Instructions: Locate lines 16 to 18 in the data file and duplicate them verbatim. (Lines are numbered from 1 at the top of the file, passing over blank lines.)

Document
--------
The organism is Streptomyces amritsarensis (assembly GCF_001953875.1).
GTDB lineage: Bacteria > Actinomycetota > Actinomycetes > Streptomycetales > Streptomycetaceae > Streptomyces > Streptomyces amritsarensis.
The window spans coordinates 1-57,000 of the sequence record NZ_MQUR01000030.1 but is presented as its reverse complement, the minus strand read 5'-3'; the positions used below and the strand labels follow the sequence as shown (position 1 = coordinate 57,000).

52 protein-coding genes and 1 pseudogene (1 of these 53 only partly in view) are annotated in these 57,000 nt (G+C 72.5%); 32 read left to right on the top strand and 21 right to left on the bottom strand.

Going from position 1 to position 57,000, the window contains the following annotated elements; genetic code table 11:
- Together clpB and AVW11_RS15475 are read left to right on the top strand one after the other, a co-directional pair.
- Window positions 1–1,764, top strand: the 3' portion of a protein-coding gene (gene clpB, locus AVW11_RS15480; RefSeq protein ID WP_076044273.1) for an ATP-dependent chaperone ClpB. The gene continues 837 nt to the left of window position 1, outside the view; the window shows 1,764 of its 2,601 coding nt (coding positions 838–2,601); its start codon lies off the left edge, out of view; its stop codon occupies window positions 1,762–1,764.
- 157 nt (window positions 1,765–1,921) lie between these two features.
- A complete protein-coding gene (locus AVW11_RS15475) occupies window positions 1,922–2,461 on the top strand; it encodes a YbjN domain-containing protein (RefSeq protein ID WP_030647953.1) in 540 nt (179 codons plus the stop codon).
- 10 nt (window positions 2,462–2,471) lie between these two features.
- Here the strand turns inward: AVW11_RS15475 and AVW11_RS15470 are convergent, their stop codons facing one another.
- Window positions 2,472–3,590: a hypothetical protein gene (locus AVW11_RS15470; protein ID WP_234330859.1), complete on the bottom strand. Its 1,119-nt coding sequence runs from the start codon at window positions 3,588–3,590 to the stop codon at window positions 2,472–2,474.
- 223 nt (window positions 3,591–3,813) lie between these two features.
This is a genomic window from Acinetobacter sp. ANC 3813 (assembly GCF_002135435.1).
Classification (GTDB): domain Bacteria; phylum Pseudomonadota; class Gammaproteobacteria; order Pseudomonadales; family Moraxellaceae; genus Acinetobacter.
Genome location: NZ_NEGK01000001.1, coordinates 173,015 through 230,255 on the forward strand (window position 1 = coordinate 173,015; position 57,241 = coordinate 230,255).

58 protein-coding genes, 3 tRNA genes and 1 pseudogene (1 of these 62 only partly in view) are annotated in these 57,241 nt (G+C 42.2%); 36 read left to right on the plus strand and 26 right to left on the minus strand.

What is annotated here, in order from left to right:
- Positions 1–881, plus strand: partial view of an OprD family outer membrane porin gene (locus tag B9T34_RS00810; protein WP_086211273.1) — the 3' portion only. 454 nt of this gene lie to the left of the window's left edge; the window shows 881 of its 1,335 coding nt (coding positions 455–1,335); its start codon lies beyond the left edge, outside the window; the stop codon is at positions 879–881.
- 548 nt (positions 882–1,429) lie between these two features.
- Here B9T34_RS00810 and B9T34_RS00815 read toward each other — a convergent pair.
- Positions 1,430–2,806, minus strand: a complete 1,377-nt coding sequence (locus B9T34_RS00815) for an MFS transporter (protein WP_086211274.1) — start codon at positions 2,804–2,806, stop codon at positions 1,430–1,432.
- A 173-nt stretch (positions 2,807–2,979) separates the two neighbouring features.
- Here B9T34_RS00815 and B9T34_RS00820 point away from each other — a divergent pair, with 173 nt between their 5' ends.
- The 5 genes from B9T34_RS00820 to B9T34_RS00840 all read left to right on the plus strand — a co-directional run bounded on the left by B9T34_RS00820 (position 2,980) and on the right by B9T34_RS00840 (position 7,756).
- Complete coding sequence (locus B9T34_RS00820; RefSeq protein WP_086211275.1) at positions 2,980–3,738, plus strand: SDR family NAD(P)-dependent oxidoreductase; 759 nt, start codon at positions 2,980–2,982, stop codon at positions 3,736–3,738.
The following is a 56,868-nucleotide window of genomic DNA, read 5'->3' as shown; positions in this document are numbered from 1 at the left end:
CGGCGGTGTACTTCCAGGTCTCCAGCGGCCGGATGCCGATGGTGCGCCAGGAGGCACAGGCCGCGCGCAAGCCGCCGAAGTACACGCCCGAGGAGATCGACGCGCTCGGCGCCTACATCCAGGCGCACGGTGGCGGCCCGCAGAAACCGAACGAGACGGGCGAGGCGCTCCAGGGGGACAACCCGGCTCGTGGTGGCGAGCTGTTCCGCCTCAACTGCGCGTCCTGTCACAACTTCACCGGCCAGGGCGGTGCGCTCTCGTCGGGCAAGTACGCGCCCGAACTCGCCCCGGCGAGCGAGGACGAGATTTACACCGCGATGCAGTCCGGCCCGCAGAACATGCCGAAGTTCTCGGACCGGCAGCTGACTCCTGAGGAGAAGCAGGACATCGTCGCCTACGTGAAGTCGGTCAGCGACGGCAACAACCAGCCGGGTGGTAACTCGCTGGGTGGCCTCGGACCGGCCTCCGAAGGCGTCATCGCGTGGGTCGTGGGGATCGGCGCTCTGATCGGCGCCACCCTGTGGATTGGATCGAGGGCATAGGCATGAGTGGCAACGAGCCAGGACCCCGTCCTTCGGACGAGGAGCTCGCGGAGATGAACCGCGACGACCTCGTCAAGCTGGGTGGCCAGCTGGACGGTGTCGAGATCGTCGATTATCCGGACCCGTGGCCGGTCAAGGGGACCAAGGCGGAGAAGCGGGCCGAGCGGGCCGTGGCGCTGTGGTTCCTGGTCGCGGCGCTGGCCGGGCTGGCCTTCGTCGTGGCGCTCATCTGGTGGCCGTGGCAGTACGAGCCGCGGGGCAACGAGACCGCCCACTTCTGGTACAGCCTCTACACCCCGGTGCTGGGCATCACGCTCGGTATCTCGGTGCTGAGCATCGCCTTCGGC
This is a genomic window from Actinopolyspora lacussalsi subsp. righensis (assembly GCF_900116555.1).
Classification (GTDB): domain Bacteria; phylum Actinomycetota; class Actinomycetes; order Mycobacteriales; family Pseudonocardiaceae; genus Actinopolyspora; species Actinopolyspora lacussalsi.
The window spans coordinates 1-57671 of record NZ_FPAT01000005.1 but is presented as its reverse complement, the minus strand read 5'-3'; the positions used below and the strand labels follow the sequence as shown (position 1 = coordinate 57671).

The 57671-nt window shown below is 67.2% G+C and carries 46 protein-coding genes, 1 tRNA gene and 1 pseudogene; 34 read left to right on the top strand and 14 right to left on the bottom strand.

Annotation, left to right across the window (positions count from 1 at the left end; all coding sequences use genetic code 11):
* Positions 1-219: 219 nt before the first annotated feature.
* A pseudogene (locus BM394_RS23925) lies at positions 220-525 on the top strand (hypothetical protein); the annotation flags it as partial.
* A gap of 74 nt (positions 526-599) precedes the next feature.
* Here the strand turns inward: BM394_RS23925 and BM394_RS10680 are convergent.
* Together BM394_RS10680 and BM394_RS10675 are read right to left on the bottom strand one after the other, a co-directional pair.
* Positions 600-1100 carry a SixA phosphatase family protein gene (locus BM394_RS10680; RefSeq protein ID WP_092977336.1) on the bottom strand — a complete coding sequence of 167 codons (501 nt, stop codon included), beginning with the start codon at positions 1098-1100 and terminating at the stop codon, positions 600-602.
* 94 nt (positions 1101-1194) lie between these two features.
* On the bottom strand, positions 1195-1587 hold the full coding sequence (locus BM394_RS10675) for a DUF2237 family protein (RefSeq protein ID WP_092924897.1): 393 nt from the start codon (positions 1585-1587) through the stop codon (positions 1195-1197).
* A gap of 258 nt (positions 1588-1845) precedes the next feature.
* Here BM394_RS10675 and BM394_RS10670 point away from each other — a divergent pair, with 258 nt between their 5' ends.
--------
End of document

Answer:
Genome location: NZ_NEGK01000001.1, coordinates 173,015 through 230,255 on the forward strand (window position 1 = coordinate 173,015; position 57,241 = coordinate 230,255).

58 protein-coding genes, 3 tRNA genes and 1 pseudogene (1 of these 62 only partly in view) are annotated in these 57,241 nt (G+C 42.2%); 36 read left to right on the plus strand and 26 right to left on the minus strand.

What is annotated here, in order from left to right: